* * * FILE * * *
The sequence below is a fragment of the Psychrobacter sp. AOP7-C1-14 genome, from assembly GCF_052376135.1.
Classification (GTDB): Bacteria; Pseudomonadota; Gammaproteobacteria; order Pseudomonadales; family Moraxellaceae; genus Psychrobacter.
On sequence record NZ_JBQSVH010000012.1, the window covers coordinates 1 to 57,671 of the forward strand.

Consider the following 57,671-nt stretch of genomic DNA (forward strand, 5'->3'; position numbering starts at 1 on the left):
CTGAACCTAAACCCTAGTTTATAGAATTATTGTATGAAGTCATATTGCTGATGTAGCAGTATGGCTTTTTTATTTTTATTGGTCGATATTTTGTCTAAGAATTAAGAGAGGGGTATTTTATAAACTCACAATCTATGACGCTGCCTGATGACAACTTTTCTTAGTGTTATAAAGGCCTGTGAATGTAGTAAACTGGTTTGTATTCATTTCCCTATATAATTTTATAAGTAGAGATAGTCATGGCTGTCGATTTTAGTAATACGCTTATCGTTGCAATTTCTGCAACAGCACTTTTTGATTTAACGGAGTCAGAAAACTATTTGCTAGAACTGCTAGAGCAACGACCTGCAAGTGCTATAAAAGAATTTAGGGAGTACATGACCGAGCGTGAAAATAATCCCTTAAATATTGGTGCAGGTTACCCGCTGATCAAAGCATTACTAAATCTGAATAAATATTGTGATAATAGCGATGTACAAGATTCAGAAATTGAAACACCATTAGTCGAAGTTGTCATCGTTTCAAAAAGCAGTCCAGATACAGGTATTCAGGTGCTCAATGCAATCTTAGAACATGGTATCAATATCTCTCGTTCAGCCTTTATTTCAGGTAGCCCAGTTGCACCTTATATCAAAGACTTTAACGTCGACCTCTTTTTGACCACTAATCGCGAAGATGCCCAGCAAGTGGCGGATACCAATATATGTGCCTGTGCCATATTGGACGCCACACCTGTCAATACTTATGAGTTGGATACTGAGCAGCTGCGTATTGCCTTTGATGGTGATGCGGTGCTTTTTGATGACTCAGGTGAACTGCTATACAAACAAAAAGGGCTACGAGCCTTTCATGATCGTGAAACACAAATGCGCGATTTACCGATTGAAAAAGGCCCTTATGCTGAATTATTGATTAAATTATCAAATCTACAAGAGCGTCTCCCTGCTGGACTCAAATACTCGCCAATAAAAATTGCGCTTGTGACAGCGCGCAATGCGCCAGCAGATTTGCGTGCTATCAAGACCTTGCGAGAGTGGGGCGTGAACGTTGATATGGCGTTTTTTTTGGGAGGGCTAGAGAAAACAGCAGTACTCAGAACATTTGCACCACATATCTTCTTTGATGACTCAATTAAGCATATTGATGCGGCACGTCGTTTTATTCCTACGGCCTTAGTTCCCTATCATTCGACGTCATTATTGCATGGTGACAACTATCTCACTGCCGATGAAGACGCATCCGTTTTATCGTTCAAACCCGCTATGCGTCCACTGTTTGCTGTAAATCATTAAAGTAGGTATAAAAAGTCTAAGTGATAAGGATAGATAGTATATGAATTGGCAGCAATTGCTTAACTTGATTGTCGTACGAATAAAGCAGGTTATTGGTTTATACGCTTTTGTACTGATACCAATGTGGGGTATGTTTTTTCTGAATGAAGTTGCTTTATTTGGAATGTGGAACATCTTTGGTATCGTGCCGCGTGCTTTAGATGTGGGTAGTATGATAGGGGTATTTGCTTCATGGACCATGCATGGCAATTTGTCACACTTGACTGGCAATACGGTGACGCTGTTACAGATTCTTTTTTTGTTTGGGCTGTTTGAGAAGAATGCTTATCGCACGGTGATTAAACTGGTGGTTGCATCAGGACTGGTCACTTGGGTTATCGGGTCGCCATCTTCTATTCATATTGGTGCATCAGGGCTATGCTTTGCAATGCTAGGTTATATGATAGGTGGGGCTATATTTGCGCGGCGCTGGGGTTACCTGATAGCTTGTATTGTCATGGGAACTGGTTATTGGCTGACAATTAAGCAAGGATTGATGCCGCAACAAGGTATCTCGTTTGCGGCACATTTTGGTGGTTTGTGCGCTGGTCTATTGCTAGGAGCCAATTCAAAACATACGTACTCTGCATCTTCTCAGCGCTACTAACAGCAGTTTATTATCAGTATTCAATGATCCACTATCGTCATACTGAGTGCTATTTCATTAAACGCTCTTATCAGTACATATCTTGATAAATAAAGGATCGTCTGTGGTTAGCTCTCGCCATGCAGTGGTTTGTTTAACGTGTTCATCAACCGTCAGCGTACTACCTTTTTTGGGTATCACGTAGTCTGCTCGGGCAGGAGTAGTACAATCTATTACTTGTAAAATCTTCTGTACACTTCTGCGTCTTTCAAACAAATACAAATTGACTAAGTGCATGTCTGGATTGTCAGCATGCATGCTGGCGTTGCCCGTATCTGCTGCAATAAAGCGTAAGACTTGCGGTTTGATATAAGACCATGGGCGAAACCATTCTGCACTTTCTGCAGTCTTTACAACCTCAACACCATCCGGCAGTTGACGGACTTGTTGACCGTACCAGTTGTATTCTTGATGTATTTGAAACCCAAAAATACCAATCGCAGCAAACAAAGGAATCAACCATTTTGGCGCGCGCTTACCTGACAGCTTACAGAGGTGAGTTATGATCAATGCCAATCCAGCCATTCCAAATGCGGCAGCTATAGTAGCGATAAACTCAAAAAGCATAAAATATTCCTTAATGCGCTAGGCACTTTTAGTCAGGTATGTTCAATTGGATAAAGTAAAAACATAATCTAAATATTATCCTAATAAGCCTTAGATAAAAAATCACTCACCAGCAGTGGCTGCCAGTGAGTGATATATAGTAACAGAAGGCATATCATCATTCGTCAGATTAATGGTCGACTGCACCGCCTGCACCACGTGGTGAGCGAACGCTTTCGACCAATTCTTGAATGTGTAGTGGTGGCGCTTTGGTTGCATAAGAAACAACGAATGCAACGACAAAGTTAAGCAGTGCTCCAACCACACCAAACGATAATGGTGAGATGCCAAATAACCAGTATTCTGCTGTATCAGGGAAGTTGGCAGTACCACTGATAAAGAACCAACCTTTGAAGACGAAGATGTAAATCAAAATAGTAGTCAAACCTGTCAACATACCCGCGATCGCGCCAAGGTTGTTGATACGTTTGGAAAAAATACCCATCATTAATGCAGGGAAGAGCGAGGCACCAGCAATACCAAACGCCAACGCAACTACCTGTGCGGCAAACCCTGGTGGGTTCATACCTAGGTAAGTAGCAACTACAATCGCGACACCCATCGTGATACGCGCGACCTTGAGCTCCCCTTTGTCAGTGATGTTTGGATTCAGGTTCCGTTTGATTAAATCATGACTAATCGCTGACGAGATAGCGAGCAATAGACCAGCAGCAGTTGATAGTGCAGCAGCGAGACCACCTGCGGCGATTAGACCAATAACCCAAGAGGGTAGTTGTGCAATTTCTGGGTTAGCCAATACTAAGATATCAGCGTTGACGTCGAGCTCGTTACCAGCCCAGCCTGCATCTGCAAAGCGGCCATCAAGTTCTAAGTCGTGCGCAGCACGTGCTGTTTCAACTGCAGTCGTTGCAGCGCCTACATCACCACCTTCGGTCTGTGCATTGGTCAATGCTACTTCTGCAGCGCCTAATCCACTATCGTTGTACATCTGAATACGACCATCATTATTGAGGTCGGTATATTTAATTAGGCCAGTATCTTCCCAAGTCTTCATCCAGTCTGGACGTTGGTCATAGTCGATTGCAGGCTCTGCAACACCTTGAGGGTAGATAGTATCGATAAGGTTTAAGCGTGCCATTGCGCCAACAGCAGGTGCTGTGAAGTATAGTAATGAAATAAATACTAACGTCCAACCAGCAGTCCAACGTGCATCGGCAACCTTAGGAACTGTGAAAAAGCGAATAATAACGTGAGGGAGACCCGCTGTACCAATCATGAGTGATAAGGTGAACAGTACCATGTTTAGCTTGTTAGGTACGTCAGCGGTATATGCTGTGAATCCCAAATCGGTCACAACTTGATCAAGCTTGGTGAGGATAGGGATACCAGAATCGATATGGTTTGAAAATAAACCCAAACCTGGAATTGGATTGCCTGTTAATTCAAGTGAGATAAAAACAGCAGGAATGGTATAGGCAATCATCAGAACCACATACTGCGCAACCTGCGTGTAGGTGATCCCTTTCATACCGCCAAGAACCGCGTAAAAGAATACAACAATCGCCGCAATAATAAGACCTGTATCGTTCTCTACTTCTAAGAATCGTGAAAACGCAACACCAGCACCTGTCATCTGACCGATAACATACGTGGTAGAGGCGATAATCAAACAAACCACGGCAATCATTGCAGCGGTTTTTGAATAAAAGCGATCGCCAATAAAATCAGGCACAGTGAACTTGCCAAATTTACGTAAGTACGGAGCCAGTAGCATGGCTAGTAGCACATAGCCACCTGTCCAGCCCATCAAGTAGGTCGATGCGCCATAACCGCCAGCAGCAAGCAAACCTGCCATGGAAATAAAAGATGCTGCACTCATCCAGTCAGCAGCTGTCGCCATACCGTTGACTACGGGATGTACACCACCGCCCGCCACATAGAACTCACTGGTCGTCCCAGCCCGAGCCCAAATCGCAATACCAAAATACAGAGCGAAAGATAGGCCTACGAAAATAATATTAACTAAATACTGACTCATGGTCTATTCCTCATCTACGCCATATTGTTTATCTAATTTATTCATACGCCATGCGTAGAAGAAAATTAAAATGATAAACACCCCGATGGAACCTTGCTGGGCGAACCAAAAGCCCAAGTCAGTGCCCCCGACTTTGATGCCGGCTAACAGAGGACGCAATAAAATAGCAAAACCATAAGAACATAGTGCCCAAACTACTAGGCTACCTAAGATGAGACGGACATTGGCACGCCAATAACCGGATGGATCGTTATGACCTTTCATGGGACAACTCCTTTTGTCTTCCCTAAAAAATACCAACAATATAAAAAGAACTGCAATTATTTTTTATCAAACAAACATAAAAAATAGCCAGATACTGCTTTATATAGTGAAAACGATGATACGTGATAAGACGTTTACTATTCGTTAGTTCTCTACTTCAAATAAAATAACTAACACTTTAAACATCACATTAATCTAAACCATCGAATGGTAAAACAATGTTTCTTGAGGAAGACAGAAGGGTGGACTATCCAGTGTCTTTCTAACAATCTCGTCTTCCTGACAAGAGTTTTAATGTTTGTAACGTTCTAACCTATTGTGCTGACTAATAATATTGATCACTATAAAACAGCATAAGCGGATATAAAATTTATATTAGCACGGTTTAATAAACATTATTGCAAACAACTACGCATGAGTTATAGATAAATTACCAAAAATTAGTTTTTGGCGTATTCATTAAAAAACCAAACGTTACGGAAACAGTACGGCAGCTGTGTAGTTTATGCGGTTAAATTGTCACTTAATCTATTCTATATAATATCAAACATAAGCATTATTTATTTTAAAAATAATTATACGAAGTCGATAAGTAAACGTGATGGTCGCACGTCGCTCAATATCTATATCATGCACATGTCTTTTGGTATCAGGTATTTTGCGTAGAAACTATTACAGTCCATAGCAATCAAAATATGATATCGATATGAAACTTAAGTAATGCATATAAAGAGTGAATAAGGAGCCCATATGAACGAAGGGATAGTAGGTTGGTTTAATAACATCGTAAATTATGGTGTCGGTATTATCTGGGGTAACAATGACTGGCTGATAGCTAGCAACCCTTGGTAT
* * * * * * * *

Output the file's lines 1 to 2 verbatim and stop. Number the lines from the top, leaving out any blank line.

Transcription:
The sequence below is a fragment of the Psychrobacter sp. AOP7-C1-14 genome, from assembly GCF_052376135.1.
Classification (GTDB): Bacteria; Pseudomonadota; Gammaproteobacteria; order Pseudomonadales; family Moraxellaceae; genus Psychrobacter.